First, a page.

Hualin International Journal of Buddhist Studies: E-journal, Vol 1.2, ter Haar

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Hualin International Journal of Buddhist Studies 1.2 (2018): 202–230
(This article belongs to the Special Issue Buddhist Arts)

 

 

Shamans, Mediums and Chinese Buddhism: a Brief Reconnaissance

Barend J. ter HAAR
University of Hamburg
barend.ter.haar@uni-hamburg.de

Keywords: shamans, mediums, Buddhism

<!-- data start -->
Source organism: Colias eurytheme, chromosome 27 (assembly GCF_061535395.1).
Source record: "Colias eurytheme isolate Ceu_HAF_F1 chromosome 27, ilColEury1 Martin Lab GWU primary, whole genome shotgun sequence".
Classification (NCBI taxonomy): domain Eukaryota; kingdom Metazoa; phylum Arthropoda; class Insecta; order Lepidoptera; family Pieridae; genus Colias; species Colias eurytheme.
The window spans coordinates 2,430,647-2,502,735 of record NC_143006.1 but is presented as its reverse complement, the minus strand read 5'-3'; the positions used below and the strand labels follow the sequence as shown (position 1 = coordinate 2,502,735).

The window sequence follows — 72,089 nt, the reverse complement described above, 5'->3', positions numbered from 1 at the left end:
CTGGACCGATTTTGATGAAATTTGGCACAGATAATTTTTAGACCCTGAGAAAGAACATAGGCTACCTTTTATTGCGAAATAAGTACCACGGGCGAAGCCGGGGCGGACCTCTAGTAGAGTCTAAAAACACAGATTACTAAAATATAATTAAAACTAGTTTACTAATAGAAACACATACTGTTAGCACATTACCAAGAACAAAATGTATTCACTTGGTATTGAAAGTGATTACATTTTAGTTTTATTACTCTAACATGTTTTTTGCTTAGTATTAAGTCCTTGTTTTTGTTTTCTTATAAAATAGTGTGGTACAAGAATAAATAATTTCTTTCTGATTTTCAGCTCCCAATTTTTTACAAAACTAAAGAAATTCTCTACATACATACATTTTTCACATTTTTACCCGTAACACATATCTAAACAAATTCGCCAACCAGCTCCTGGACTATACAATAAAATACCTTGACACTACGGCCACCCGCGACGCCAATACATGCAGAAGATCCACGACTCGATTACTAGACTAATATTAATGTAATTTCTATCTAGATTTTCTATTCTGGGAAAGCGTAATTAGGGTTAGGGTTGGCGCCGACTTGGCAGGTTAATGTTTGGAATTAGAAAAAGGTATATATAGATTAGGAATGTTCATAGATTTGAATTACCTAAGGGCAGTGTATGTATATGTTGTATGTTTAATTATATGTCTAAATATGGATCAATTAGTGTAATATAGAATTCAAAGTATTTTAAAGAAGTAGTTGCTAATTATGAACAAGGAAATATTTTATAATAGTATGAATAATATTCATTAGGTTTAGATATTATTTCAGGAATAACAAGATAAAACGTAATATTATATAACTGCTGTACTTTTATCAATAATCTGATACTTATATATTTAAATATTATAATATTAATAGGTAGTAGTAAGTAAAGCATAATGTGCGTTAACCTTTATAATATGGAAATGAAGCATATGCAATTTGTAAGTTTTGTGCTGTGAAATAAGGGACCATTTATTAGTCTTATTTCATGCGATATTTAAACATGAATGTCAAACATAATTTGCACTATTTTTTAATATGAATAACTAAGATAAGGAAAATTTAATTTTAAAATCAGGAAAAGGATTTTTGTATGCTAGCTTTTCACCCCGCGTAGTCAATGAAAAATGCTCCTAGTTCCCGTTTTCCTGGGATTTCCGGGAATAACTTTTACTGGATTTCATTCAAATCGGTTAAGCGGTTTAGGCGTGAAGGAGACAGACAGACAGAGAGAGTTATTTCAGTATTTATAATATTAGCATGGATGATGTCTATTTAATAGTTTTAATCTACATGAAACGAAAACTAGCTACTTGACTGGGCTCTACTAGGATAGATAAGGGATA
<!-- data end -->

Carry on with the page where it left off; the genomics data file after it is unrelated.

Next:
Abstract: In traditional China, Buddhism was not a separate religious tradition or culture practiced in isolation from the rest of Chinese religious culture. This applied not only to people outside the monastic context, but also to people within that context. Even shamanic and medium practices could take place within a Buddhist context. Shamanic is here defined as spirit travel or communication whilst the practitioner stays him- or herself, whereas a medium would be possessed and temporarily become the other spiritual being. Finally, future research should look at the way in which these practices may have influenced and/or partially replaced other forms of contact with the divine or supernatural world, such as dreams and visions.